The Tufts Daily — September 20, 1989

Petty fails to deliver at Great Woods
By Geoffrey A. Edgers
The Tufts Daily — September 20, 1989

Considering that on this tour with the Heartbreakers, Tom Petty is playing music more designed for the concert forum than anytime before, it was surprising that his appearance at Great Woods on Sept. 8 can best be described as a massive failure.

Petty’s recent albums Full Moon Fever and 1987’s Let Me Up (I’ve Had Enough) both have tight, catchy rock and roll sounds which maintain a looseness that should give the band a chance to improvise onstage. During the show, the looseness was there, but instead of thriving off of it, Petty and the Heartbreakers lulled the audience to sleep with it.

The show opened with a strong version of “American Girl,” and stayed at that level through “The Damage You’ve Done.” As a hint of things to come, however, “Breakdown” was ruined by Petty’s desire to cheer on fan singing instead of doing his job. Rather than using the strength of the music to carry the show, Petty depended on the inebriated state of the crowd and the video screens behind him to set the mood. From the lawn at Great Woods, however, the video screen is nearly indecipherable, so Petty’s technique was rendered ineffective.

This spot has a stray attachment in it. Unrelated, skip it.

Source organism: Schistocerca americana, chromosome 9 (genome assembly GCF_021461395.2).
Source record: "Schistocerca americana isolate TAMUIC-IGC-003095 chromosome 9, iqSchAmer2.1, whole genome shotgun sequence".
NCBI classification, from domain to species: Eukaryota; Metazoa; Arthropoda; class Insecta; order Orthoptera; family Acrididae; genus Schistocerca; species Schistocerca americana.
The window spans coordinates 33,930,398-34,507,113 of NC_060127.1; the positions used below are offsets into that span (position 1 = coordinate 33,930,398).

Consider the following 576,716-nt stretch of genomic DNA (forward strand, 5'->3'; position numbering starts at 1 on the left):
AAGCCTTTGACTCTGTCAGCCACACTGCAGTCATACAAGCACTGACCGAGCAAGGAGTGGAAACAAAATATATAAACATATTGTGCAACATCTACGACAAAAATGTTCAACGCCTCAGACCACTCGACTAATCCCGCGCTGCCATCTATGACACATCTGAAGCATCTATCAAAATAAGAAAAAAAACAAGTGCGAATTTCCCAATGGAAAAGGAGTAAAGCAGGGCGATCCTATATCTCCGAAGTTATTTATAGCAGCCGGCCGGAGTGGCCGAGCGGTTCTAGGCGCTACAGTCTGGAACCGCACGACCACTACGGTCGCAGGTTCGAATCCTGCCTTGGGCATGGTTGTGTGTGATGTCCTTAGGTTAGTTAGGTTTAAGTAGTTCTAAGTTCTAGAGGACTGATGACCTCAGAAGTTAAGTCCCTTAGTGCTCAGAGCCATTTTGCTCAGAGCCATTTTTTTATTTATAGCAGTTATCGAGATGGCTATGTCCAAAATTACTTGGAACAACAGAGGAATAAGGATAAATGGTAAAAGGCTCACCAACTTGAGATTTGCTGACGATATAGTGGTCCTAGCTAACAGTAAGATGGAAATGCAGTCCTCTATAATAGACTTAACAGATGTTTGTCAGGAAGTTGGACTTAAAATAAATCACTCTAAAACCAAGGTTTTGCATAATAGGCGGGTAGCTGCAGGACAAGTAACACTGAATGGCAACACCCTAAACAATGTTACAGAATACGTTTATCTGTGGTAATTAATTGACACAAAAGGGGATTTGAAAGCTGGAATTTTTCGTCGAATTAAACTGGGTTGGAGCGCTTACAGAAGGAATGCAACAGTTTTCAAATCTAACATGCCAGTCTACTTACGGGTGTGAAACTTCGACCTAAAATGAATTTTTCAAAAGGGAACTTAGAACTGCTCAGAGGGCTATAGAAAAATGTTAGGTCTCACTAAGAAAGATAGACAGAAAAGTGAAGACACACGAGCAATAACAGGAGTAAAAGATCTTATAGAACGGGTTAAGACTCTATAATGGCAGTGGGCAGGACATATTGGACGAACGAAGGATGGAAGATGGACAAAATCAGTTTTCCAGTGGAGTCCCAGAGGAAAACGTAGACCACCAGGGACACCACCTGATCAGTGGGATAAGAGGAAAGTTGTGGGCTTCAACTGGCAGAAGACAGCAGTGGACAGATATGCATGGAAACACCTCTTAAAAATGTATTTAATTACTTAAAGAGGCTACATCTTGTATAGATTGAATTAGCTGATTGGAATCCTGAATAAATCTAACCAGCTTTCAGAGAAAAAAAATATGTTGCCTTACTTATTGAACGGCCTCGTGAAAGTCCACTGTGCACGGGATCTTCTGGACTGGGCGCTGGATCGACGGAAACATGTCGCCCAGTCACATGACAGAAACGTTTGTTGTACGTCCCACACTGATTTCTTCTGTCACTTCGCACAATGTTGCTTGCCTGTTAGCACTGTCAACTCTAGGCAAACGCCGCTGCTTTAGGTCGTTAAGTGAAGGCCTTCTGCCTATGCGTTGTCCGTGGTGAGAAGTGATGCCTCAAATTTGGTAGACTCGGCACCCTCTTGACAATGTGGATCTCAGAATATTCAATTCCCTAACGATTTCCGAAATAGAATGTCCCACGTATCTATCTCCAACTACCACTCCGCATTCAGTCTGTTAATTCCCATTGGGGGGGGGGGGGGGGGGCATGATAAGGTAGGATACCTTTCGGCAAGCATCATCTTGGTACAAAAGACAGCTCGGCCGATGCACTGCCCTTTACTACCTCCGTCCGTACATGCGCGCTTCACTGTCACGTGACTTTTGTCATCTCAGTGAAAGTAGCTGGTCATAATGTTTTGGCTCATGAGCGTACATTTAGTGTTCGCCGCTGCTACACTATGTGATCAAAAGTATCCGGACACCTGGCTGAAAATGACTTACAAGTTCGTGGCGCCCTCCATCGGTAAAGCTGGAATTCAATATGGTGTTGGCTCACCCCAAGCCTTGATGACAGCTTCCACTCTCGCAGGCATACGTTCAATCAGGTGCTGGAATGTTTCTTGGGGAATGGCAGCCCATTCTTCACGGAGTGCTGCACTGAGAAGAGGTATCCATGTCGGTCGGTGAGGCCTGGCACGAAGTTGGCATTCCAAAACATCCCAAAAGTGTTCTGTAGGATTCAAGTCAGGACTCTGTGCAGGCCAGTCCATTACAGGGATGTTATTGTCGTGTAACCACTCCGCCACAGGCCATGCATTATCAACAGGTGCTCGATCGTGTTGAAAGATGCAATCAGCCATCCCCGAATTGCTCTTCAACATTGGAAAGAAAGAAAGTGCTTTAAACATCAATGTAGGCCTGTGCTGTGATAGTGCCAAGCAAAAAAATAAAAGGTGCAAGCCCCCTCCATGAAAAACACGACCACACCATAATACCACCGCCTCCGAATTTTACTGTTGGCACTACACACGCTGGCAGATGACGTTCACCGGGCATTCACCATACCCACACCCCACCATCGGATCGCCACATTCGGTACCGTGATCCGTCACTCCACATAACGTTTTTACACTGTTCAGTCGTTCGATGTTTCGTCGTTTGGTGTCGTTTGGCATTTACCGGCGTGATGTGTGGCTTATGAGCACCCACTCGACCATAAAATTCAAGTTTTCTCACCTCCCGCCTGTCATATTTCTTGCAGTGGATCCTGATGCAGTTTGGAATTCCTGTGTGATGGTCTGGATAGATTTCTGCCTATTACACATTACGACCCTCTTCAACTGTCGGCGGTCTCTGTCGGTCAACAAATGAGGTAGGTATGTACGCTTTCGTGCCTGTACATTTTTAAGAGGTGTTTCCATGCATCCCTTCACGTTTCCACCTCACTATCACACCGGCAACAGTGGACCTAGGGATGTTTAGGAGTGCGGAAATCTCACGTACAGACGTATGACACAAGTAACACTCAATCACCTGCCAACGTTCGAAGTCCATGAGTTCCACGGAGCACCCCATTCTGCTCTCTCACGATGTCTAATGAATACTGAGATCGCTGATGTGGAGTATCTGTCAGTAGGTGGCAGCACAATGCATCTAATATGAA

The sing-along continued through a semi-acoustic set with “The Waiting” and “Rebel.” This part of the show was disorganized — there seemed to be no set plan for when the band would join in or stay out of songs. Spontaneity would have been more successful for an improviser such as Bob Dylan, Elvis Costello, or the Violent Femmes, but Petty’s music demands a rock and roll groove that cannot be achieved without a tight, organized band. Every time the band hit a groove it was lost by Petty, who chose to treat each song in a fragmented and sloppy manner.

By the time “Something Big” rolled along, I was more interested in the creations being made out of light sticks by the women in front of me than in Petty’s dragging posturing. Strong versions of “Jammin’ Me” and “Don’t Come Around Here No More” could not redeem the rest of the set, and neither could fine performances by guitarist Mike Campbell and piano player Benmont Tench.

Musically, the main problem was that songs lost their original energy towards the end. There were some unacceptable no-plays, including “Don’t Do Me Like That.” With the success of his first solo album, Full Moon Fever, Petty seems to think he has proven himself musically, and he now sees his job as bringing his fans together as one. Judging simply from this show, though, Tom Petty still has a lot of work left to do.

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